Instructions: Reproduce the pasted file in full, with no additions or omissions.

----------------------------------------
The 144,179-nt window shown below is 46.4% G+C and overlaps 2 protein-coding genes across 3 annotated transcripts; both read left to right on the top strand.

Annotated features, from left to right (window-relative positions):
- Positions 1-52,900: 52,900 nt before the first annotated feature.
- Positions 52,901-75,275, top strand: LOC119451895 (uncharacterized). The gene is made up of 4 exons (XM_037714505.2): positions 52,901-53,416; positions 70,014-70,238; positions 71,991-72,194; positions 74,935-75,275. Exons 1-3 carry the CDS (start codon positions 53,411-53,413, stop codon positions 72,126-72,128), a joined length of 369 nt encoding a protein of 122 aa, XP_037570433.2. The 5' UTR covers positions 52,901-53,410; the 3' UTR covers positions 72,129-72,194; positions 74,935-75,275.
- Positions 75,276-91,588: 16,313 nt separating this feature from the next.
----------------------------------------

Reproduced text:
The 144,179-nt window shown below is 46.4% G+C and overlaps 2 protein-coding genes across 3 annotated transcripts; both read left to right on the top strand.

Annotated features, from left to right (window-relative positions):
- Positions 1-52,900: 52,900 nt before the first annotated feature.
- Positions 52,901-75,275, top strand: LOC119451895 (uncharacterized). The gene is made up of 4 exons (XM_037714505.2): positions 52,901-53,416; positions 70,014-70,238; positions 71,991-72,194; positions 74,935-75,275. Exons 1-3 carry the CDS (start codon positions 53,411-53,413, stop codon positions 72,126-72,128), a joined length of 369 nt encoding a protein of 122 aa, XP_037570433.2. The 5' UTR covers positions 52,901-53,410; the 3' UTR covers positions 72,129-72,194; positions 74,935-75,275.
- Positions 75,276-91,588: 16,313 nt separating this feature from the next.